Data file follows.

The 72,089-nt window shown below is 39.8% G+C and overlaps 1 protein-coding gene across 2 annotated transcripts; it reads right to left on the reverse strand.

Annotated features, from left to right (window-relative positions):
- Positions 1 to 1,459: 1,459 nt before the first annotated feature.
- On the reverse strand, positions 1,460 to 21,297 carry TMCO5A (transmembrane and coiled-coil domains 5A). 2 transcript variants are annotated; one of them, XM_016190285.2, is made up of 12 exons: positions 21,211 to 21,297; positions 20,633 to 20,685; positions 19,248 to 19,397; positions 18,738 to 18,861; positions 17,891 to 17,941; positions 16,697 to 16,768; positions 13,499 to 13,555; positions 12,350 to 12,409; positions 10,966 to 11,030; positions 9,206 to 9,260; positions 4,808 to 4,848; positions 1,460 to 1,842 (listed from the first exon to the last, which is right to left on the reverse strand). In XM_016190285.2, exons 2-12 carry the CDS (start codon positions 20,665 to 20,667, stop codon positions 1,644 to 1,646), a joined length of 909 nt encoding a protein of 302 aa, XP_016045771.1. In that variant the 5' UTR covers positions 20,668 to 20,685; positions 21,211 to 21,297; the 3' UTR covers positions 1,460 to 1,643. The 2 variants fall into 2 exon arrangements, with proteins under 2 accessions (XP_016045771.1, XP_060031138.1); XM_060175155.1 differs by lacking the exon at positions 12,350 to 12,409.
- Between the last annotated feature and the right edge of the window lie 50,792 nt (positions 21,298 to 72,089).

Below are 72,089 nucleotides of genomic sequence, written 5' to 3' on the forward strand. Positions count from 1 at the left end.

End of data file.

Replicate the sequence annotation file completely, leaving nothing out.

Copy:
The 72,089-nt window shown below is 39.8% G+C and overlaps 1 protein-coding gene across 2 annotated transcripts; it reads right to left on the reverse strand.

Annotated features, from left to right (window-relative positions):
- Positions 1 to 1,459: 1,459 nt before the first annotated feature.
- On the reverse strand, positions 1,460 to 21,297 carry TMCO5A (transmembrane and coiled-coil domains 5A). 2 transcript variants are annotated; one of them, XM_016190285.2, is made up of 12 exons: positions 21,211 to 21,297; positions 20,633 to 20,685; positions 19,248 to 19,397; positions 18,738 to 18,861; positions 17,891 to 17,941; positions 16,697 to 16,768; positions 13,499 to 13,555; positions 12,350 to 12,409; positions 10,966 to 11,030; positions 9,206 to 9,260; positions 4,808 to 4,848; positions 1,460 to 1,842 (listed from the first exon to the last, which is right to left on the reverse strand). In XM_016190285.2, exons 2-12 carry the CDS (start codon positions 20,665 to 20,667, stop codon positions 1,644 to 1,646), a joined length of 909 nt encoding a protein of 302 aa, XP_016045771.1. In that variant the 5' UTR covers positions 20,668 to 20,685; positions 21,211 to 21,297; the 3' UTR covers positions 1,460 to 1,643. The 2 variants fall into 2 exon arrangements, with proteins under 2 accessions (XP_016045771.1, XP_060031138.1); XM_060175155.1 differs by lacking the exon at positions 12,350 to 12,409.
- Between the last annotated feature and the right edge of the window lie 50,792 nt (positions 21,298 to 72,089).

Below are 72,089 nucleotides of genomic sequence, written 5' to 3' on the forward strand. Positions count from 1 at the left end.